America's independent, non-partisan advocate for overburdened taxpayers.

 

Blog Contributors

Brandon Arnold
Executive Vice President 

Dan Barrett
Research and Outreach Manager 

Melodie Bowler
Government Affairs Intern 

Demian Brady
Director of Research 

Christina DiSomma
Communications Intern 

Jihun Han
Communications Intern 

Timothy Howland
Creative Content Manager 

Samantha Jordan
Communications Intern 

Curtis Kalin
Communications Intern 

Ross Kaminsky
Blog Contributor 

David Keating
Blog Contributor 

Douglas Kellogg
Communications Manager 

Sharon Koss
Government Affairs Intern 

Michael Liguori
Government Affairs Intern 

Richard Lipman
Director of Development 

Joe Michalowski
Government Affairs Intern 

Diana Oprinescu
Communications Intern 

Austin Peters
Communications Intern 

Kristina Rasmussen
Blog Contributor 

Attorneys General Band Together to Oppose Internet Sales Tax, Protect Constitution


Brandon Arnold
June 14, 2013

Great news for taxpayers: Attorneys General (AGs) in Oregon, Montana and Alaska have formed a coalition to oppose the so-called Marketplace Fairness Act (MFA), better known as the Internet sales tax.

This week, AGs Ellen Rosenblum of Oregon, Michael Geraghty of Alaska and Timothy Fox of Montana correctly stated in a letter to Congress: “By authorizing the enforcement of state use tax laws that require remote sales retailers to collect and remit use tax proceeds to out-of-state taxing authorities that the retailer has not established ‘minimum contacts’ with, the [Marketplace Fairness Act] violates the Due Process Clause.”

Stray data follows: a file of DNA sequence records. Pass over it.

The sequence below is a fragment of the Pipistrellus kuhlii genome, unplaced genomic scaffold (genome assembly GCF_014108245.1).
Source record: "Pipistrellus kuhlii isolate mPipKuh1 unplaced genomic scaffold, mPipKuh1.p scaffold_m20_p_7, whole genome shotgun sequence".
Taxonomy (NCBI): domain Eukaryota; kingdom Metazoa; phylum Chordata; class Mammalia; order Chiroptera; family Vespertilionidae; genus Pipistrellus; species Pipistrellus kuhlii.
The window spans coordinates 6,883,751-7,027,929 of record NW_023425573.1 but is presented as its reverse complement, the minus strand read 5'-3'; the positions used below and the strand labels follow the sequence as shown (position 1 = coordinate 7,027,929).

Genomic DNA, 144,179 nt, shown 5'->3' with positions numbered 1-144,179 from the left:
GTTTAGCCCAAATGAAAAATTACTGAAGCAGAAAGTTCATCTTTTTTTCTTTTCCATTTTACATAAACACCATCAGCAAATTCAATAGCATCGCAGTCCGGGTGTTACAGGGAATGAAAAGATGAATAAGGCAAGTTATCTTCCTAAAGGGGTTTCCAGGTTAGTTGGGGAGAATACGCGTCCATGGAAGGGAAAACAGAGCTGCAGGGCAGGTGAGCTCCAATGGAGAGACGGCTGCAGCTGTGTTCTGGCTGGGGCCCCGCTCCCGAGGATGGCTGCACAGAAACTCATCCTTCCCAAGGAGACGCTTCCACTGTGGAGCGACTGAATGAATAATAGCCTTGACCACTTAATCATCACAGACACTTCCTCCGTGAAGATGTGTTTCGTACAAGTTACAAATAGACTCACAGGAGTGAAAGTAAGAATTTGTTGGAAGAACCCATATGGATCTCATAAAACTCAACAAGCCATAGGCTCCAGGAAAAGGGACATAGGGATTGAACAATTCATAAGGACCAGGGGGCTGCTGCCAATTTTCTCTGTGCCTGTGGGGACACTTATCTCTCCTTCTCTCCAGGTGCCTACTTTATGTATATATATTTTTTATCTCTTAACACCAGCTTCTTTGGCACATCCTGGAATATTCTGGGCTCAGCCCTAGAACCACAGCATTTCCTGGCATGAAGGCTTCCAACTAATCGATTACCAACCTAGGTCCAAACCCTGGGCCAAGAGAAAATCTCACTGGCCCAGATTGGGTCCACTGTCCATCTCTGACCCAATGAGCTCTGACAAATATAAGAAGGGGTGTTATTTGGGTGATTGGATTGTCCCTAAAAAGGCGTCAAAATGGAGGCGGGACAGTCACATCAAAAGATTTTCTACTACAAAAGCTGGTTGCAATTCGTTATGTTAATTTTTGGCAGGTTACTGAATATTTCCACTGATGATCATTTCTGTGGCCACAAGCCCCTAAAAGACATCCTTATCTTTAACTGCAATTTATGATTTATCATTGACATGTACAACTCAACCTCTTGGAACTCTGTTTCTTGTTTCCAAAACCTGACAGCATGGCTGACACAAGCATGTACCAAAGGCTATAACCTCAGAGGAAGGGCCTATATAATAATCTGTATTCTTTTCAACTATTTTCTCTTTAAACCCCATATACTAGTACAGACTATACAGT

This important message – that the MFA fails to pass Constitutional muster – is being conveyed to Capitol Hill at a critical time. MFA supporters felt the wind at their backs when the Senate passed the MFA last month. They are now working fervently to carry that momentum over to the House of Representatives.

Thankfully, the bill has not seen action in Congress’ lower chamber.  That’s largely because House Judiciary Committee Chairman Bob Goodlatte has tapped the brakes by noting his “significant concerns” with the legislation – though he left the door open to “considering legislation concerning this topic.”

House Speaker John Boehner also expressed concern, but stopped short of outright opposition by stating:  "I just think that moving this bill where you have 50 different sales tax codes — it is a mess out there.”

While House passage of the MFA is far from imminent, it’s being aggressively pushed by its proponents: an alliance of big retail companies and state politicians. They have combined to form a well-funded and powerful lobbying force that ignores the burden of MFA on small businesses and consumers.

That’s why this new coalition of Attorneys General could be extremely important.  Not only could they influence the thinking of Members of Congress with sound legal arguments, the AGs have the ability to file a lawsuit to overturn MFA in the event it becomes law. Let’s hope it never gets to that point, but if it does, it is refreshing to know that this coalition will be there to fight for the Constitution, taxpayers, and small businesses.


 

Comment on this blog

Nickname
Comment
Enter this word:

User Comments